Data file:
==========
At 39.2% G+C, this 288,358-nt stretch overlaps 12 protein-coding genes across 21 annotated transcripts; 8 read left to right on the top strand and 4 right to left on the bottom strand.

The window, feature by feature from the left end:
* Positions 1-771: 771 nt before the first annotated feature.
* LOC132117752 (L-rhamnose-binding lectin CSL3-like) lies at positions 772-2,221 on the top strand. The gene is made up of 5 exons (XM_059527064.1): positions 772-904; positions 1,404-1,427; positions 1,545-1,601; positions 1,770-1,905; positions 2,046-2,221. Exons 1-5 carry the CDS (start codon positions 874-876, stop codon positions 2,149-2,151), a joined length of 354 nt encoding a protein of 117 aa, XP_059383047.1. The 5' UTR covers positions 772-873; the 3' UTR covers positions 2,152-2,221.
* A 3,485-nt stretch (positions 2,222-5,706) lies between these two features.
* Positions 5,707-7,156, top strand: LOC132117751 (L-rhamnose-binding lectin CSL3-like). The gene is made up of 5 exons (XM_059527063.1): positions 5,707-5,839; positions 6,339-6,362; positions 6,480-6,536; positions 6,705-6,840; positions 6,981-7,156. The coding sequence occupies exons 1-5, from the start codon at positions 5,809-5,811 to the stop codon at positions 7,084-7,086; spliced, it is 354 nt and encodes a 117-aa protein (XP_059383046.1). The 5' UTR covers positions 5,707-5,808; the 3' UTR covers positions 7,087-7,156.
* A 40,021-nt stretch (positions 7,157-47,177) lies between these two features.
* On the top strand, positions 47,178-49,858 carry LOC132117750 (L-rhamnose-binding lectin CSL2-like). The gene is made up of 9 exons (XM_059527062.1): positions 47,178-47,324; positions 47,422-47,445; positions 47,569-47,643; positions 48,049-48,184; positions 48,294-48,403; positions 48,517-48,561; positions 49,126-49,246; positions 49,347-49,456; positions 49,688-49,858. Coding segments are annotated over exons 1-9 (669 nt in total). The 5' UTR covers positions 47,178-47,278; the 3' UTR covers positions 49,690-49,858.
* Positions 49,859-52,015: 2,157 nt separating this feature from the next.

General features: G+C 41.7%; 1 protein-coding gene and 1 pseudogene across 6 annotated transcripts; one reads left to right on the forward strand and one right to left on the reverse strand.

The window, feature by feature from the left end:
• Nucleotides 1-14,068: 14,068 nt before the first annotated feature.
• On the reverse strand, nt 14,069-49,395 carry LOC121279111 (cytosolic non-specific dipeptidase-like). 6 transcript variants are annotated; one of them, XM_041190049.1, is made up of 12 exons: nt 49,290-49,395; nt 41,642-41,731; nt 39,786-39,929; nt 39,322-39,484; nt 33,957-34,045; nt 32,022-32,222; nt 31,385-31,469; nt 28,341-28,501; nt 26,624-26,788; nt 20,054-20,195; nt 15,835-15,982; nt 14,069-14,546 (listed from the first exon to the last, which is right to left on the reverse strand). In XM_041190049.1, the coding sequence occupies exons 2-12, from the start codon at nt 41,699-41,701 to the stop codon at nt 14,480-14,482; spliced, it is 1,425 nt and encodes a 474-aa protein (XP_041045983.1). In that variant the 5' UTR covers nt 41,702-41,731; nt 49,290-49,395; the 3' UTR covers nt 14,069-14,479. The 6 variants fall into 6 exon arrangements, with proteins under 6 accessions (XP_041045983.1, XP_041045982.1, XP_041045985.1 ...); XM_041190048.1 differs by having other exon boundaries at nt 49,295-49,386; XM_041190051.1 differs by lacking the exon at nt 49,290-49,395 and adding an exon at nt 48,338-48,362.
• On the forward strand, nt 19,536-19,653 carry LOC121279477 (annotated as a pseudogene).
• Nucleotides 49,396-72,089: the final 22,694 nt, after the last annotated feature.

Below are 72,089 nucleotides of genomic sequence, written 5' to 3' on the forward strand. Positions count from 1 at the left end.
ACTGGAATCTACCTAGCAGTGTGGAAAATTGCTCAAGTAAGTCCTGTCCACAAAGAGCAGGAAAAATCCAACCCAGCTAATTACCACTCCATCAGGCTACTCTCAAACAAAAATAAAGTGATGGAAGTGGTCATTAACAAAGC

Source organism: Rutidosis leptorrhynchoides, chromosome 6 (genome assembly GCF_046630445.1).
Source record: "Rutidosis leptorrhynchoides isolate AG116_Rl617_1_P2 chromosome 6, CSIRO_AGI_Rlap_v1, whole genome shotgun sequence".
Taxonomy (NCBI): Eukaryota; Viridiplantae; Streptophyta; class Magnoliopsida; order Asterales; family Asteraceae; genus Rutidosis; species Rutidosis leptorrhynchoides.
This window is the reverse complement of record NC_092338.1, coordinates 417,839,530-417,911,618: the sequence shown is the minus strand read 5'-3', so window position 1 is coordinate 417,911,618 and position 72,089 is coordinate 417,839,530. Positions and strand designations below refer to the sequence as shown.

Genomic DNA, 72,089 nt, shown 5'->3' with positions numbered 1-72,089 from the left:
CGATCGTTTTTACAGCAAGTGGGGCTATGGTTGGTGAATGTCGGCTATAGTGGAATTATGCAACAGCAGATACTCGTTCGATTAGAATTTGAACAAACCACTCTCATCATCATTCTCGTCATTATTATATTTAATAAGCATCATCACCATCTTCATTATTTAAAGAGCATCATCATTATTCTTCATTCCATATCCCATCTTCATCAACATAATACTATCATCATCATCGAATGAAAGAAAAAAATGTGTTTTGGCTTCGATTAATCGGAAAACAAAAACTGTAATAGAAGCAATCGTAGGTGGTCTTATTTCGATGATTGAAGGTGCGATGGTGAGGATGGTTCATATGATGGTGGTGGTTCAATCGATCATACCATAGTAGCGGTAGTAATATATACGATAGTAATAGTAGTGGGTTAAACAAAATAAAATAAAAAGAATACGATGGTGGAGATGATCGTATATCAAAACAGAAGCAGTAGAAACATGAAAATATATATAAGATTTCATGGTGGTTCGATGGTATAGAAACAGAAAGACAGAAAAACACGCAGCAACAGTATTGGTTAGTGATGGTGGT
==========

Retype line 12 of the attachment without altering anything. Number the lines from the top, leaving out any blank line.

• Nucleotides 1-14,068: 14,068 nt before the first annotated feature.